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The Minimum Wage: A Political Pressuregroup Product

by on April 21, 2013

Activists focus on the presumption that a Minimum Wage helps the poor, less skilled, and less fortunate people. Basic logic presented by Precious Meddles show that this is not true. Economists focus on the question:  how much does the Minimum Wage  decrease employment? Instead a more pressing question is who does the minimum wage actually benefit?

When Paul Krugman tells you that “there just isn’t any evidence that raising the minimum wage near current levels would reduce employment”, he is, being dishonest and is relying more on his readers’ ignorance.   In a very insightfull blog Steven Landsburg links to research pointing out that the minimum wage does effect employment.

Among the most careful and thoughtful of those researchers are David Neumark and William Wascher, who in their recent book on the subject, conclude that minimum wages “reduce employment opportunities for less-skilled workers and tend to reduce their earnings; they are not an effective means of reducing poverty; and they appear to have adverse longer-term effects on wages and earnings, in part by reducing the acquisition of human capital.”

I hate using the word fair but Steven Landsburg also points out the unfairness and lack of political wisdom  related to a  minimum wage policy as.

Some people voluntarily pay wages to unskilled workers. If we collectively decide that we need more wages paid to unskilled workers, should we turn to the people who have been paying wages by choice and demand that they pay more?[…..]Letting people vote for expensive programs that “somebody else” will finance is a good recipe for getting people to vote irresponsibly.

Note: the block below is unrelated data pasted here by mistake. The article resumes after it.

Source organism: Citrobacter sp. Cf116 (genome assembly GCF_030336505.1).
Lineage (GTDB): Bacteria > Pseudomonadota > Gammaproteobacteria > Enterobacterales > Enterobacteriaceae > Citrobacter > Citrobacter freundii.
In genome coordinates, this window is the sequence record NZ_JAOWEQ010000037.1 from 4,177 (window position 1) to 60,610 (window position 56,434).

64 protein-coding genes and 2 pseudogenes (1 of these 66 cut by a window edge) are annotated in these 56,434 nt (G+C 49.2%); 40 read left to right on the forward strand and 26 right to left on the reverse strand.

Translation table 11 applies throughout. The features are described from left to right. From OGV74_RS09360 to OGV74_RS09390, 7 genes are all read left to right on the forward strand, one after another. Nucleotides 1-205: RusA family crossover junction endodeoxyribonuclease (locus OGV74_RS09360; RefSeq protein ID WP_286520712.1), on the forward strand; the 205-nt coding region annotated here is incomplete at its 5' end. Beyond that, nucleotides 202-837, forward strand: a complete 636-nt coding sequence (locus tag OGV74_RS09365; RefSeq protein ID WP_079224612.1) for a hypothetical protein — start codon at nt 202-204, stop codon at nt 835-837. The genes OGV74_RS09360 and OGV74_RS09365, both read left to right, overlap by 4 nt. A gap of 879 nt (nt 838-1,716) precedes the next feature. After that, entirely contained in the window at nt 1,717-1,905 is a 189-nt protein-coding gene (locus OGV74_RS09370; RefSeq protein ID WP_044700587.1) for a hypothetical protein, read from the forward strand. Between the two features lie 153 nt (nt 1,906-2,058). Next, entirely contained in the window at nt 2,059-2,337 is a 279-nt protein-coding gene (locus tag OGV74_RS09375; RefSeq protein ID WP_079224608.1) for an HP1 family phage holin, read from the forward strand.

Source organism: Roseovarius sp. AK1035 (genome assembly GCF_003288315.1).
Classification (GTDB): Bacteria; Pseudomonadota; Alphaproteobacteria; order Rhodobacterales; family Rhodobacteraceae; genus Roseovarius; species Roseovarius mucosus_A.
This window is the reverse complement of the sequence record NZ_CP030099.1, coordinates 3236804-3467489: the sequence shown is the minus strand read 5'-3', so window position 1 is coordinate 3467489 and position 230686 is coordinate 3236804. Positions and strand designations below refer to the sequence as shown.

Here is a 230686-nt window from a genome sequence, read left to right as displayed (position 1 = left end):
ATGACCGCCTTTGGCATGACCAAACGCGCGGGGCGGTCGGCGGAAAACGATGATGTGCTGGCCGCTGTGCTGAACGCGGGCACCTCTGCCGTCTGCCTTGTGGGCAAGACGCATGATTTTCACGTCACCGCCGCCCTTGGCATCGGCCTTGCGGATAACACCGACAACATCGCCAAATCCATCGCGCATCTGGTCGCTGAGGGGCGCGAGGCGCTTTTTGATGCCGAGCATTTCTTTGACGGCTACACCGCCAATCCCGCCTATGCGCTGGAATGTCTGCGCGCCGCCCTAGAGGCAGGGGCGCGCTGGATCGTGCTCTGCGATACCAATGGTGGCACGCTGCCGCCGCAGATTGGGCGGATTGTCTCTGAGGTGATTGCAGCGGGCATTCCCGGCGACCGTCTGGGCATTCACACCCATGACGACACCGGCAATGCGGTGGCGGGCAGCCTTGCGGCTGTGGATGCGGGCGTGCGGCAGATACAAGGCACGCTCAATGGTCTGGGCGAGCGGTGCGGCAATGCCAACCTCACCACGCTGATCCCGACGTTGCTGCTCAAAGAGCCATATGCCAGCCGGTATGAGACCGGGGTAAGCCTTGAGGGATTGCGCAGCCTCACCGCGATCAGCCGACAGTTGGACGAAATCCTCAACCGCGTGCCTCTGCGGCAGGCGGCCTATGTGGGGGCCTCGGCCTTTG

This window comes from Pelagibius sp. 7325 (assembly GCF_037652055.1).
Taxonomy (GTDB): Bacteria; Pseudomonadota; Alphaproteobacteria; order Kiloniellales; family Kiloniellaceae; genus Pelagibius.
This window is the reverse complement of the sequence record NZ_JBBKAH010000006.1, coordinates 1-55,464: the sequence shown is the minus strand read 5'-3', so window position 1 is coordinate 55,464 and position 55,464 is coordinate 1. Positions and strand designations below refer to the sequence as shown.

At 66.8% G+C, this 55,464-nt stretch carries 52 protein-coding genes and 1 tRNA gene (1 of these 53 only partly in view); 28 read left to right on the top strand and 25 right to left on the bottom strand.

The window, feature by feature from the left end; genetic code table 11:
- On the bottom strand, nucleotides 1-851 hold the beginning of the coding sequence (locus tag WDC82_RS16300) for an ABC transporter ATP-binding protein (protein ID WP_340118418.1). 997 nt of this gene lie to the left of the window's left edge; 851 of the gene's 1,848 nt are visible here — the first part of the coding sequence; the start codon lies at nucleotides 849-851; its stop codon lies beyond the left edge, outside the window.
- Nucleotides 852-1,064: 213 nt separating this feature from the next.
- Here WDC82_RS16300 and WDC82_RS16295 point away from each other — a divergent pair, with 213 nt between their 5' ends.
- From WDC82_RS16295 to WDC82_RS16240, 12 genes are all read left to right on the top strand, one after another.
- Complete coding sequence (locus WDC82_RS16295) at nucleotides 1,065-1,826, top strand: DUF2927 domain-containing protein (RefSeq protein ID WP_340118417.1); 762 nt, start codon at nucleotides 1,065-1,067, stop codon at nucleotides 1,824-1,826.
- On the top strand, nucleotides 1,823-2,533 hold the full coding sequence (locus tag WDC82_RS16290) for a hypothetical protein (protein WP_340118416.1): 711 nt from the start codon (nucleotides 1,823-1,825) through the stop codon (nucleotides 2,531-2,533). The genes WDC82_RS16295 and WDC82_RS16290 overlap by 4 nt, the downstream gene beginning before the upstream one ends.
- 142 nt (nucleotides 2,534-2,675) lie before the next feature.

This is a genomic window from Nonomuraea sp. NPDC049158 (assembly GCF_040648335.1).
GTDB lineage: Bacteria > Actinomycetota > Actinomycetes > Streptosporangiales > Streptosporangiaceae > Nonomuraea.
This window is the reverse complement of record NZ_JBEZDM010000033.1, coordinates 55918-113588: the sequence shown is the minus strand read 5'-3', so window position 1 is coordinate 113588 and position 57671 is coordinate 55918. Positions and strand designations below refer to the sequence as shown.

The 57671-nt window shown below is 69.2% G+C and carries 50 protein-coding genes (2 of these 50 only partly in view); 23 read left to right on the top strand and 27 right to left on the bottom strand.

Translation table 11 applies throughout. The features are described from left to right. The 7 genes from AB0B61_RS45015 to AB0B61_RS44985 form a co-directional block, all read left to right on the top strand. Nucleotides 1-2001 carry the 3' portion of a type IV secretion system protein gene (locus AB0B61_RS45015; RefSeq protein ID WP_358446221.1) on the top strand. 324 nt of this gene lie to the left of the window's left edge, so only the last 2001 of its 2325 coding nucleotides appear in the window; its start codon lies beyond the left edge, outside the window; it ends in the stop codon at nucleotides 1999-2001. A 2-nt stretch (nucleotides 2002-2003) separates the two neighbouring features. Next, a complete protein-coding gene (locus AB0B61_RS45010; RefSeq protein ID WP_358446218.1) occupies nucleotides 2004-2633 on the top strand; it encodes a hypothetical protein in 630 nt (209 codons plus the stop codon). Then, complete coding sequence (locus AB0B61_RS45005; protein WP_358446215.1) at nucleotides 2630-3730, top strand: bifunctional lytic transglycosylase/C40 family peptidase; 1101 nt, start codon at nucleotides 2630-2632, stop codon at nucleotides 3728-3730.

The minimum income of the poor is  already defined by welfare income. If the minimum wage for a job is below the income that would be earned on welfare there will not be many people applying for the job. The minimum wage = welfare income + a premium (for getting out of bed early and missing out on “leisure”).

If the government only cared about the disposable income the poor (without taking into account bad incentive) it would simply increase out of work benefits. This would subsequently increase the (efficient) wage that employers would need to pay employees. Seeing as this is not done, who does the minimum wage benefit? This is clearly those employed in low skilled jobs, but that are unlikely to be fired. Namely, senior workers in heavily unionized industries.

As Stephanie Lis points out on the Spectator Blog:

The real poverty in society lies with those who are not in work at all. This increase in the national minimum wage will do nothing to improve their chances of a job – rather the reverse.

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